Welcome to Advent of Computing, the show that talks about the shocking, intriguing, and all too often relevant history of computing. A lot of little things we take for granted today have rich stories behind their creation, in each episode we will learn how older tech has lead to our modern world.
Episode 99 - The Berkeley Software Distribution
1:09:55UNIX is a big deal. It's one of the most influential programs in history. Most operating systems that we use today can trace their lineage back to UNIX. The only notable exception at this point is Windows. But all these new-fangled operating systems aren't blood relatives of UNIX, they are all derivatives. Second cousins, if you will. So how did we get from UNIX into a diverse field of UNIX-like things? It all starts with a little project at UC Berkeley. Selected Sources: https://archive.computerhistory.org/resources/access/text/2022/06/102743073-05-01-acc.pdf - Oral History of Bill Joy https://archive.org/details/aquartercenturyofunixpeterh.salus_201910/page/n157/mode/2up?view=theater - A Quarter Century of UNIX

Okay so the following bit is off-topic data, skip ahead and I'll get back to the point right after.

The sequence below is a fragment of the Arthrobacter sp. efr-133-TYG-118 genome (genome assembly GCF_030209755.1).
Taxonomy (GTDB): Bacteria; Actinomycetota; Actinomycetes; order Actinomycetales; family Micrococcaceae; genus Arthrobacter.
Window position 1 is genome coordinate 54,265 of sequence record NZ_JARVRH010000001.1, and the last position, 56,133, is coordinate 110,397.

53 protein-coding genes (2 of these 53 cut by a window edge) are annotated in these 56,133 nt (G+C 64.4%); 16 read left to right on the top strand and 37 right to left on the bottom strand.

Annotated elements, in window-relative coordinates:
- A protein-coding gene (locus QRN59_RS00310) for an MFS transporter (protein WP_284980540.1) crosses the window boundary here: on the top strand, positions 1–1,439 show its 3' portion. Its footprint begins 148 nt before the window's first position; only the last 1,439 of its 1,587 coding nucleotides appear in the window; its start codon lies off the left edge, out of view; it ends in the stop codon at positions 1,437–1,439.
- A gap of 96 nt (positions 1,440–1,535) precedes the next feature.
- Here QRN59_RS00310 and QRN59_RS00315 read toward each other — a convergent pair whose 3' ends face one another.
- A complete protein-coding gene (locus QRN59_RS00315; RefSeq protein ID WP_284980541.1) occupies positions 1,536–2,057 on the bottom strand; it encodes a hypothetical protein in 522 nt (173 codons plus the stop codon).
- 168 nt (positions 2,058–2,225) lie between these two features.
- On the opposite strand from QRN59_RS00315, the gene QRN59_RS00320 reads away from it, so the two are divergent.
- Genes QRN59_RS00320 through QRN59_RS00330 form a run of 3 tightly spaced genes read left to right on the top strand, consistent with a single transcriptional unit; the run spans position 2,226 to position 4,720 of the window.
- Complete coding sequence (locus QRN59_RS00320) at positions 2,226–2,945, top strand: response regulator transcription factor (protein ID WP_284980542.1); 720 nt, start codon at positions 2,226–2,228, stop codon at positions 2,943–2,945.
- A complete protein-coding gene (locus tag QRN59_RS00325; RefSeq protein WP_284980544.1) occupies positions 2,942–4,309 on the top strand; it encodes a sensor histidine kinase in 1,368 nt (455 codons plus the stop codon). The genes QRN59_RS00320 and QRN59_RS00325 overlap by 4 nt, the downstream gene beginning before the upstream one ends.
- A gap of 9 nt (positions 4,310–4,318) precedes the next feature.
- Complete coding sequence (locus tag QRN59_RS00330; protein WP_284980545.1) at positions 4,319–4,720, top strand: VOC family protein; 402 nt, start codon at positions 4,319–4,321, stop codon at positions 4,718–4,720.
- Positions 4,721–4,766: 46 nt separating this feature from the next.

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Episode 98 - The Canon Cat
1:10:28This time we are looking at a somewhat obscure machine: the Canon Cat. Designed by Jef Raskin, the Cat is sometimes called the spiritual successor to the Macintosh. That's a nice little epitaph, but doesn't fully explain the tangled mess of things between Raskin, Jobs, Apple, and the Mac. Today we will try to untangle some of that mess as we examine a fascinating little computer that could have changed the world. Selected Sources: http://www.canoncat.net/ -- Everything about the Cat https://archive.org/details/Apple_Mac_Selected_Papers_1980/ -- Raskin's Macintosh memos https://www.digibarn.com/friends/jef-raskin/writings/millions.html -- Computers by the Millions